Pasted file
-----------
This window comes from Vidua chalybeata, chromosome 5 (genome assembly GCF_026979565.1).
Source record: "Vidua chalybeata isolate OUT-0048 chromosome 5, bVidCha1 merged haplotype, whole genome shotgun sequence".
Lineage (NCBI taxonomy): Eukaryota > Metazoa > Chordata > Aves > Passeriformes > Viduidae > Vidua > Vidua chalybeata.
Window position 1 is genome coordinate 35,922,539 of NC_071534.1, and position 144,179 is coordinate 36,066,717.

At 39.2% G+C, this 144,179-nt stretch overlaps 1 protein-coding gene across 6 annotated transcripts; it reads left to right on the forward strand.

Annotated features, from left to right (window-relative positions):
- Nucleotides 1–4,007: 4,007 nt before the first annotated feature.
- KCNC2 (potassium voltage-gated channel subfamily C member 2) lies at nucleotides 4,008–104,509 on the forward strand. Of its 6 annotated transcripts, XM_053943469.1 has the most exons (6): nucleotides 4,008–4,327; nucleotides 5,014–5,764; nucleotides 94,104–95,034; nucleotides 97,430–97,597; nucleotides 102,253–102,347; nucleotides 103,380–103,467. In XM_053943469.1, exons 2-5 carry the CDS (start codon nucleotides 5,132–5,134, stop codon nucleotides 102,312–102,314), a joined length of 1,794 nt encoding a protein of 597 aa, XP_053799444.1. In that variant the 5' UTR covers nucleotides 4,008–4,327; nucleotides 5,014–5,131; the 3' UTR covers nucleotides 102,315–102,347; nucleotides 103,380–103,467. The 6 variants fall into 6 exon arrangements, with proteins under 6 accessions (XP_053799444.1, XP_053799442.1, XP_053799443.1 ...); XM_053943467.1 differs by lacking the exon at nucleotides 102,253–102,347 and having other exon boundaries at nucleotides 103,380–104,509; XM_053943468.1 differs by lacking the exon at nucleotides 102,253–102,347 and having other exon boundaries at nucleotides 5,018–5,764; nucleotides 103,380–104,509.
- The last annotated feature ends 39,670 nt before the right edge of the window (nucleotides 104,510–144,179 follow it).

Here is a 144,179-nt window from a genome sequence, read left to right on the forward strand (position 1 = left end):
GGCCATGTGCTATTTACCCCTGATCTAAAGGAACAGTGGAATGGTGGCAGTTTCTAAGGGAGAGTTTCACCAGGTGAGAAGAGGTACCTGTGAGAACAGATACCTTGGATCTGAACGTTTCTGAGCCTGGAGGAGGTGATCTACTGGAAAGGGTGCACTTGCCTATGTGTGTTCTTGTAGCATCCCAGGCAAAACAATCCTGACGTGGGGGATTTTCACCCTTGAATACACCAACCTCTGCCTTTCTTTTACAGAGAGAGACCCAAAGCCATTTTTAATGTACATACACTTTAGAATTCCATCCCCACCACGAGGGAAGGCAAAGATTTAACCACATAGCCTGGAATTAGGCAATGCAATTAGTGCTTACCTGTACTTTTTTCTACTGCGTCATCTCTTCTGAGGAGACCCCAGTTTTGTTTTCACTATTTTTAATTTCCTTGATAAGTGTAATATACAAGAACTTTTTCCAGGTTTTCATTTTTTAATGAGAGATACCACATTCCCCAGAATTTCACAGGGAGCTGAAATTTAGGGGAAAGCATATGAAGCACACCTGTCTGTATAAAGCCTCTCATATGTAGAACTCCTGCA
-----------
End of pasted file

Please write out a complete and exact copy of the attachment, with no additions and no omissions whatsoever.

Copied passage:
This window comes from Vidua chalybeata, chromosome 5 (genome assembly GCF_026979565.1).
Source record: "Vidua chalybeata isolate OUT-0048 chromosome 5, bVidCha1 merged haplotype, whole genome shotgun sequence".
Lineage (NCBI taxonomy): Eukaryota > Metazoa > Chordata > Aves > Passeriformes > Viduidae > Vidua > Vidua chalybeata.
Window position 1 is genome coordinate 35,922,539 of NC_071534.1, and position 144,179 is coordinate 36,066,717.

At 39.2% G+C, this 144,179-nt stretch overlaps 1 protein-coding gene across 6 annotated transcripts; it reads left to right on the forward strand.

Annotated features, from left to right (window-relative positions):
- Nucleotides 1–4,007: 4,007 nt before the first annotated feature.
- KCNC2 (potassium voltage-gated channel subfamily C member 2) lies at nucleotides 4,008–104,509 on the forward strand. Of its 6 annotated transcripts, XM_053943469.1 has the most exons (6): nucleotides 4,008–4,327; nucleotides 5,014–5,764; nucleotides 94,104–95,034; nucleotides 97,430–97,597; nucleotides 102,253–102,347; nucleotides 103,380–103,467. In XM_053943469.1, exons 2-5 carry the CDS (start codon nucleotides 5,132–5,134, stop codon nucleotides 102,312–102,314), a joined length of 1,794 nt encoding a protein of 597 aa, XP_053799444.1. In that variant the 5' UTR covers nucleotides 4,008–4,327; nucleotides 5,014–5,131; the 3' UTR covers nucleotides 102,315–102,347; nucleotides 103,380–103,467. The 6 variants fall into 6 exon arrangements, with proteins under 6 accessions (XP_053799444.1, XP_053799442.1, XP_053799443.1 ...); XM_053943467.1 differs by lacking the exon at nucleotides 102,253–102,347 and having other exon boundaries at nucleotides 103,380–104,509; XM_053943468.1 differs by lacking the exon at nucleotides 102,253–102,347 and having other exon boundaries at nucleotides 5,018–5,764; nucleotides 103,380–104,509.
- The last annotated feature ends 39,670 nt before the right edge of the window (nucleotides 104,510–144,179 follow it).

Here is a 144,179-nt window from a genome sequence, read left to right on the forward strand (position 1 = left end):
GGCCATGTGCTATTTACCCCTGATCTAAAGGAACAGTGGAATGGTGGCAGTTTCTAAGGGAGAGTTTCACCAGGTGAGAAGAGGTACCTGTGAGAACAGATACCTTGGATCTGAACGTTTCTGAGCCTGGAGGAGGTGATCTACTGGAAAGGGTGCACTTGCCTATGTGTGTTCTTGTAGCATCCCAGGCAAAACAATCCTGACGTGGGGGATTTTCACCCTTGAATACACCAACCTCTGCCTTTCTTTTACAGAGAGAGACCCAAAGCCATTTTTAATGTACATACACTTTAGAATTCCATCCCCACCACGAGGGAAGGCAAAGATTTAACCACATAGCCTGGAATTAGGCAATGCAATTAGTGCTTACCTGTACTTTTTTCTACTGCGTCATCTCTTCTGAGGAGACCCCAGTTTTGTTTTCACTATTTTTAATTTCCTTGATAAGTGTAATATACAAGAACTTTTTCCAGGTTTTCATTTTTTAATGAGAGATACCACATTCCCCAGAATTTCACAGGGAGCTGAAATTTAGGGGAAAGCATATGAAGCACACCTGTCTGTATAAAGCCTCTCATATGTAGAACTCCTGCA